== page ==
Fort Worth Texas is featured as “The City of Cowboys & Culture and is lauded as the 16th-largest city in the United States and part of the No. 1 tourist destination in Texas, welcoming 6.5 million visitors annually,” according to ForthWorth.com.
Before it was a notable tourist destination Fort Worth was an Army outpost from 1849-1853 protecting the Western Frontier after the Mexican American War and then it became known as “Cowtown” as Fort Worth became a resting point for cowboys driving their cattle to Abilene, Kansas along the Chisholm Trail and with the influx of Cattle came the rough and ready cowboys who filled their time drinking, gambling and carousing in the gentlemen saloons. Gone are the days of bawdy cowboy debauchery in Hell’s half acre but the ambience of the Stockyard National Historic District reverberates with stories of outlaws and gamblers. Walking down the weathered plank walkways you feel like your stepping into the old timey West. Rustic buildings now house tourist attractions, restaurants and plenty of souvenirs shops for every type of traveler.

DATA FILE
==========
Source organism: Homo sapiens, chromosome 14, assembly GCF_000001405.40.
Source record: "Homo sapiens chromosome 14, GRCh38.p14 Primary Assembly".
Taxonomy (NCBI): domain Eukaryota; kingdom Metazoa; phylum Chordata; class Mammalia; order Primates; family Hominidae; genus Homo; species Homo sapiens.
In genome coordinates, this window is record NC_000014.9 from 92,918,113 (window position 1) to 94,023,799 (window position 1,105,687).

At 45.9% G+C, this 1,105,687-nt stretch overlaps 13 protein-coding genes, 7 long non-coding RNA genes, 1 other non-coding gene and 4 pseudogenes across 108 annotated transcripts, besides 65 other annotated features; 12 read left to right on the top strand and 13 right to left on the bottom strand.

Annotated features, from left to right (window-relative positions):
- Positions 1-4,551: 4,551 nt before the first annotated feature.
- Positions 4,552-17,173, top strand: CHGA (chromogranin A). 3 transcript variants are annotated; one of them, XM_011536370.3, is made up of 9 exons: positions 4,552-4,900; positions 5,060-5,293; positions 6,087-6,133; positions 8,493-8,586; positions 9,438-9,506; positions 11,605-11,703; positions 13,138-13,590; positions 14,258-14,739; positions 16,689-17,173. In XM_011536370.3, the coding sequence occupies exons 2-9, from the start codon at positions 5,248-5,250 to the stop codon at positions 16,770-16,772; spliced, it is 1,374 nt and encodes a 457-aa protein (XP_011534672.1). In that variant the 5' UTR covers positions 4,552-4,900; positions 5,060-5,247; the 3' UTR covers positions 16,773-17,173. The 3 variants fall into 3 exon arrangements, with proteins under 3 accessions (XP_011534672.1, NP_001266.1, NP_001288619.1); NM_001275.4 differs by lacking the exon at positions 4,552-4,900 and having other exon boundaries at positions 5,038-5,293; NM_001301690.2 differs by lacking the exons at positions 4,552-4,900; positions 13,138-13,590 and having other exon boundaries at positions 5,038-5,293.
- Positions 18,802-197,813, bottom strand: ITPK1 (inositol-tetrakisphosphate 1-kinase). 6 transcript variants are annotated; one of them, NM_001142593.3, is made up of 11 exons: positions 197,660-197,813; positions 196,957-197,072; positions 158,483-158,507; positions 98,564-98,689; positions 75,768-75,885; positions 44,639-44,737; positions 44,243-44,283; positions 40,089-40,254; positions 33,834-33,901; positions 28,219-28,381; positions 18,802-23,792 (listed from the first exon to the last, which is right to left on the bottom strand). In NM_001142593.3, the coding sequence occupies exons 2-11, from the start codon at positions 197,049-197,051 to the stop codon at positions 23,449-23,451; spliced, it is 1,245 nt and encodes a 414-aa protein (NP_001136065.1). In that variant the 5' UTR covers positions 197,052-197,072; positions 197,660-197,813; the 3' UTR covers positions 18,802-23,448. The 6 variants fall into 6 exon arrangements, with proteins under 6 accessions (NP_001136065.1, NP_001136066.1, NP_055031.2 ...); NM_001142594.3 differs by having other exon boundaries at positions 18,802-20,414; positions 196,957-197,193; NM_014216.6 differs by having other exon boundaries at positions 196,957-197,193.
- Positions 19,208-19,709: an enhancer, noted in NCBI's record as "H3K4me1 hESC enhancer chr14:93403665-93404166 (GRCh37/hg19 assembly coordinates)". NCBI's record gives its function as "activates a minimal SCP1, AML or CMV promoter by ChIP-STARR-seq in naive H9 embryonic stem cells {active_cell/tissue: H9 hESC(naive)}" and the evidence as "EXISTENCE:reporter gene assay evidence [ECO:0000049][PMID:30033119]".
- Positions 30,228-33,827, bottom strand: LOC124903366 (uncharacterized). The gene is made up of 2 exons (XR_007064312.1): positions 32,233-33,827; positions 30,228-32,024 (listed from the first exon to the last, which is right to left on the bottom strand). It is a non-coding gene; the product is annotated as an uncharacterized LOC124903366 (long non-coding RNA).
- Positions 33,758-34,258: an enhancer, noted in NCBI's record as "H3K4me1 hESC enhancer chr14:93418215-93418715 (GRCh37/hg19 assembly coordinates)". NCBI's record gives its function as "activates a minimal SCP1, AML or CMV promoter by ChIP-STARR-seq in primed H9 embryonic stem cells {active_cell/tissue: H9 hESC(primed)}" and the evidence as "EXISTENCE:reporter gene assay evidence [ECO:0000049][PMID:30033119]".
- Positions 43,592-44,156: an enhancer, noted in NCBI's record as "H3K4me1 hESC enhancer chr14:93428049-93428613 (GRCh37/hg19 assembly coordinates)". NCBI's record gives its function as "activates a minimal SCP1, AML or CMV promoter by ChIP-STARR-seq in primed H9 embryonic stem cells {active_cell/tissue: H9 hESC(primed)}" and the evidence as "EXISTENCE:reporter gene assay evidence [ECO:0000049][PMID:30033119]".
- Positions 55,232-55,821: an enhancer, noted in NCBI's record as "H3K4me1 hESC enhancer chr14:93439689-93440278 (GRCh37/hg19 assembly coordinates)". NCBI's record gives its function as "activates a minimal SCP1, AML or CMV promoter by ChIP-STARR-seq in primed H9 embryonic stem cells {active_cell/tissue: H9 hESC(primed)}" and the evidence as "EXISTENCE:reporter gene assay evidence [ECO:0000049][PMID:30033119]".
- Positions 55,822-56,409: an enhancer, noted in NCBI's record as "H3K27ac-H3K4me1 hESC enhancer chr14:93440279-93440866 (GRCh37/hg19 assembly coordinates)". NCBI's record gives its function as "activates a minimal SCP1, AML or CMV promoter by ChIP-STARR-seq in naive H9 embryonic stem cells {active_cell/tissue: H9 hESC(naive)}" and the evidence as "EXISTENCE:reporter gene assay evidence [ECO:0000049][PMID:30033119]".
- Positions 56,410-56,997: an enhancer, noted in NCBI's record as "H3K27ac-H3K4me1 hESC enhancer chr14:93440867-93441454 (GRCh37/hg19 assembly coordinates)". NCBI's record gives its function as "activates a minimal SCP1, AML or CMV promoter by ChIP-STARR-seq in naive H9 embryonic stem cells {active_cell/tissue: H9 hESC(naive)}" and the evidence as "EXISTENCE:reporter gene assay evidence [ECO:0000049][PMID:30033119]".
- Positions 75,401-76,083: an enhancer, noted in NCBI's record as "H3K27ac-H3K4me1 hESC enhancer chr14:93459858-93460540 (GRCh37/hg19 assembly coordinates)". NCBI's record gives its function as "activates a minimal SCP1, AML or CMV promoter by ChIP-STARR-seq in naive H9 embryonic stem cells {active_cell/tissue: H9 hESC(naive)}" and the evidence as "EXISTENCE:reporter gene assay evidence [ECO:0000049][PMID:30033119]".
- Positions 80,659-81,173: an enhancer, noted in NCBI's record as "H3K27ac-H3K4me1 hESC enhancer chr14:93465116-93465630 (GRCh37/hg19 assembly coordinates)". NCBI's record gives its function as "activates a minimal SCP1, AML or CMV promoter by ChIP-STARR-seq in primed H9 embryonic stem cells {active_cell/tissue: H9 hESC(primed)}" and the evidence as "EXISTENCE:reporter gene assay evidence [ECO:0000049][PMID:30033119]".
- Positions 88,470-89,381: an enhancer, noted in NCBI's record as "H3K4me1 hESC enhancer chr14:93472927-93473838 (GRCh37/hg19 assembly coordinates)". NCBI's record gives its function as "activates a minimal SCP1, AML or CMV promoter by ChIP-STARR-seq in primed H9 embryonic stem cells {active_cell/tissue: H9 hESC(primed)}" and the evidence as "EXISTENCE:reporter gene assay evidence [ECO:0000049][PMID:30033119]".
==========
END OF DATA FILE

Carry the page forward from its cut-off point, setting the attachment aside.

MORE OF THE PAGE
Being such a tourist draw for Texas, we had to take a trip to the Lone Star State to see what attracts thousands of tourists to the place of Cowboys, cattle and some of the best down home cuisine in America. Fort Worth has district areas for visitors that offer a plethora of recreation and dining options. We spent time investigating the Stockyards National District, the Downtown area, and the cultural district on a weekend giggy-up tour of this iconic American city. The Stockyards are a historic district that plays into the inner cowboy within every red blooded American. This district is the place to experience authentic western heritage at every turn; unique western saloons, the world’s only twice-daily cattle drive; the Fort Worth Herd, Billy Bob’s Texas also known as the world’s largest honky- tonk, and plenty of two stepping, beer drinking, and guitar twanging amongst the cowboy culture of this unique slice of Americana. And let’s not forget about the food. Whether you are seeking the best steak, BBQ, Tex Mex, or fine dining, the Stockyards offer a plethora of dining options as well.